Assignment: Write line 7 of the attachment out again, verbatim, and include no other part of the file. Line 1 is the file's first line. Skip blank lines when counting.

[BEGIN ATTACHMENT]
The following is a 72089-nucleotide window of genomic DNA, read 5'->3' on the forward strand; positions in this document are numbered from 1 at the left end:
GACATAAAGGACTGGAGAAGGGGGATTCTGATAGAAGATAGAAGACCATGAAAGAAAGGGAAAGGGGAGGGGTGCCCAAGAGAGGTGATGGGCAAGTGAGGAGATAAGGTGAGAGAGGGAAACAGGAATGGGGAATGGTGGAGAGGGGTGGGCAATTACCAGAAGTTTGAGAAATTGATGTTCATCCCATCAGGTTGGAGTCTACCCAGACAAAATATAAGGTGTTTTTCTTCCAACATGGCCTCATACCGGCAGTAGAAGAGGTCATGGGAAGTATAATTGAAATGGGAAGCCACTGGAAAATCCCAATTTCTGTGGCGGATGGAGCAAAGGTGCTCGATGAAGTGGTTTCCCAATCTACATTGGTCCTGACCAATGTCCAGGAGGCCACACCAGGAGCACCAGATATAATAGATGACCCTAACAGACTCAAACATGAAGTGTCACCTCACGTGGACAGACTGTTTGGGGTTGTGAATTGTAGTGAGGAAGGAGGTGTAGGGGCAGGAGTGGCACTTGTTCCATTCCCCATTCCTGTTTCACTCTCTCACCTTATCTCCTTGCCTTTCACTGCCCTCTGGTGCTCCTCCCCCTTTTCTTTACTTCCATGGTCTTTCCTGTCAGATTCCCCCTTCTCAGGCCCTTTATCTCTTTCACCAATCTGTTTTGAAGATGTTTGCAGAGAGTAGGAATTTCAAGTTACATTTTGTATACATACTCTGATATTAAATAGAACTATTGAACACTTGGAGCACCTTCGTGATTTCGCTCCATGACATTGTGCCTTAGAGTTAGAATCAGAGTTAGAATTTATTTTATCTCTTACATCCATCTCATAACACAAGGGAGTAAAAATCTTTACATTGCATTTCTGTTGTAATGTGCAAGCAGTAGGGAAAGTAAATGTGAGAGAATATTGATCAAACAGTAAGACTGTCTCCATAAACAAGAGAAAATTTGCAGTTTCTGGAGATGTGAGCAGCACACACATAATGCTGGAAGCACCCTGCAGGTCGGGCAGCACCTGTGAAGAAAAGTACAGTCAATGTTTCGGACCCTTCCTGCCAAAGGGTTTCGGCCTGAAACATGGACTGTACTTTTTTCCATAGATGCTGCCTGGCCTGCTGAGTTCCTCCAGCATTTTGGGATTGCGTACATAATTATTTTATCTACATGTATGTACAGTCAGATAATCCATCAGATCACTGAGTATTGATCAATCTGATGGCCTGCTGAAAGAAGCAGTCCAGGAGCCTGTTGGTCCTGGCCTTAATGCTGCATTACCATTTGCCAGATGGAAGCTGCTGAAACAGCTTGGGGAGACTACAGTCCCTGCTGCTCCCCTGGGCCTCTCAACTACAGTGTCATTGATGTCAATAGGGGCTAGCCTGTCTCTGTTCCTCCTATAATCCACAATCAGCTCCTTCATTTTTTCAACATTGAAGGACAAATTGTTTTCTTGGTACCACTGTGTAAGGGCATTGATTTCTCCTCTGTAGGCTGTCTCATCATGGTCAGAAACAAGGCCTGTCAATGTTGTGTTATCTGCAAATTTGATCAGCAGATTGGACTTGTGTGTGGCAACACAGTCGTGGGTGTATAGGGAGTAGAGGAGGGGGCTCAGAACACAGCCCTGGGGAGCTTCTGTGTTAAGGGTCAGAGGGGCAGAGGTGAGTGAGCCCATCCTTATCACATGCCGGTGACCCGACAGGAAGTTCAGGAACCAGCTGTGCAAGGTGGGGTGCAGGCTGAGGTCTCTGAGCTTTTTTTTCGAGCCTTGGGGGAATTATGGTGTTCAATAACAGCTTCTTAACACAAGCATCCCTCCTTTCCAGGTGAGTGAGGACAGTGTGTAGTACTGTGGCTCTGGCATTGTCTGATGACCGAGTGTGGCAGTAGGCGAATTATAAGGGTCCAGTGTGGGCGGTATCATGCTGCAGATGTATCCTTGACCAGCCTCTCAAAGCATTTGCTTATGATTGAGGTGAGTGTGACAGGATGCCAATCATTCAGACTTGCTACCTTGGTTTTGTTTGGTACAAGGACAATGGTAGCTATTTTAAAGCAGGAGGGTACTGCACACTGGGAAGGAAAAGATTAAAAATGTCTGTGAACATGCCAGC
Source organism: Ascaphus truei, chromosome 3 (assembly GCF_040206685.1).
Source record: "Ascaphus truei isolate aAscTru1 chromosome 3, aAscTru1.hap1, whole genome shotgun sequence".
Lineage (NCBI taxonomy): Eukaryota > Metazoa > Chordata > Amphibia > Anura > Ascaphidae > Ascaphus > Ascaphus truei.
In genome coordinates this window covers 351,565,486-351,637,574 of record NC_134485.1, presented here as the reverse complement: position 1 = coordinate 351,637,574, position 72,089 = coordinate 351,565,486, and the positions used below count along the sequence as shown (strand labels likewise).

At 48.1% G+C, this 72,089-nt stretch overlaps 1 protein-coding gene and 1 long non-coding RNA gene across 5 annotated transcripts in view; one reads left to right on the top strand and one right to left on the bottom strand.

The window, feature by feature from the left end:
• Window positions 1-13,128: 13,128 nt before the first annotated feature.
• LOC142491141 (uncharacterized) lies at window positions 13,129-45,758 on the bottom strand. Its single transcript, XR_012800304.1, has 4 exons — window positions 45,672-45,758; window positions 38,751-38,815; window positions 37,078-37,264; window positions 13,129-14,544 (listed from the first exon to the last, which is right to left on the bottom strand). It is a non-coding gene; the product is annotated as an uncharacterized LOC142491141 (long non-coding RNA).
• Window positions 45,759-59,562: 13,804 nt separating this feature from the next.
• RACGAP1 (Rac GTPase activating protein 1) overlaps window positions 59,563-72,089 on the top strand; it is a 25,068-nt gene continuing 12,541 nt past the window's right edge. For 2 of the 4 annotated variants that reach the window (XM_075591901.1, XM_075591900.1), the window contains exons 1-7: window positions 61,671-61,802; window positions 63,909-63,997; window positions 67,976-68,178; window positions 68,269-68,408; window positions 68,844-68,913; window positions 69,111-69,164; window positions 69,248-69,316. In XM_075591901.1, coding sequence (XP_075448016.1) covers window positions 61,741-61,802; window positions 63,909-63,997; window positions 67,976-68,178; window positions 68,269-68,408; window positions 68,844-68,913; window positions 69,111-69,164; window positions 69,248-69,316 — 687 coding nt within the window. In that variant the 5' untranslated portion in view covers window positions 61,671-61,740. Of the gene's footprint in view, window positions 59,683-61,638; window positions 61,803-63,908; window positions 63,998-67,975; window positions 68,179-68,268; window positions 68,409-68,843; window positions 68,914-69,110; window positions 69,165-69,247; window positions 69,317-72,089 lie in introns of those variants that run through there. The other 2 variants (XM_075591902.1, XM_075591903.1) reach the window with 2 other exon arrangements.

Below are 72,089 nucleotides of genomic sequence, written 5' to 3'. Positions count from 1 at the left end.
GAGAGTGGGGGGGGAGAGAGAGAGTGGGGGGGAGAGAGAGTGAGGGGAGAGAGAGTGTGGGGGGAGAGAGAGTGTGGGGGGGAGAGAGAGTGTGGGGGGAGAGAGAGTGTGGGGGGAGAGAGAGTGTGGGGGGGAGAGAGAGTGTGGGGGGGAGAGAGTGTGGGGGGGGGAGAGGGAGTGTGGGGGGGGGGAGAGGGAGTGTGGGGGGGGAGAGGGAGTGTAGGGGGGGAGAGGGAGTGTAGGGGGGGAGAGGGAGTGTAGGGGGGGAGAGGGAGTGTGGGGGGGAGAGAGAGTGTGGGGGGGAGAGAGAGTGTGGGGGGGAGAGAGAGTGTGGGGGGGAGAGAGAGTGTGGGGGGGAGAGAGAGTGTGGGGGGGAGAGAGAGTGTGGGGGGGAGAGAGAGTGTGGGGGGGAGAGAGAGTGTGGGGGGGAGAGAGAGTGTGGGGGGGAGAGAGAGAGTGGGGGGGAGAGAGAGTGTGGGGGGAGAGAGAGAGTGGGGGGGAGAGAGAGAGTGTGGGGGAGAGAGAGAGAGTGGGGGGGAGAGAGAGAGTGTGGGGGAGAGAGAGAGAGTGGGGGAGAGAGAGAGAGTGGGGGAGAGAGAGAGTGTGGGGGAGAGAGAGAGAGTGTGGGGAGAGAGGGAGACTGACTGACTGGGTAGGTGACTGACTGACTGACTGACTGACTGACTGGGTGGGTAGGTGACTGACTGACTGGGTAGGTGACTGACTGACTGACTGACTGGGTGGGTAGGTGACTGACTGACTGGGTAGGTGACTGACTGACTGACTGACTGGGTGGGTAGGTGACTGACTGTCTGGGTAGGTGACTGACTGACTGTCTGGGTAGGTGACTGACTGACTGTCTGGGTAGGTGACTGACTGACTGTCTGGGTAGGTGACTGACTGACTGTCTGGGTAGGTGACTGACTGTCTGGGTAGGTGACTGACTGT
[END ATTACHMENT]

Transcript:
At 48.1% G+C, this 72,089-nt stretch overlaps 1 protein-coding gene and 1 long non-coding RNA gene across 5 annotated transcripts in view; one reads left to right on the top strand and one right to left on the bottom strand.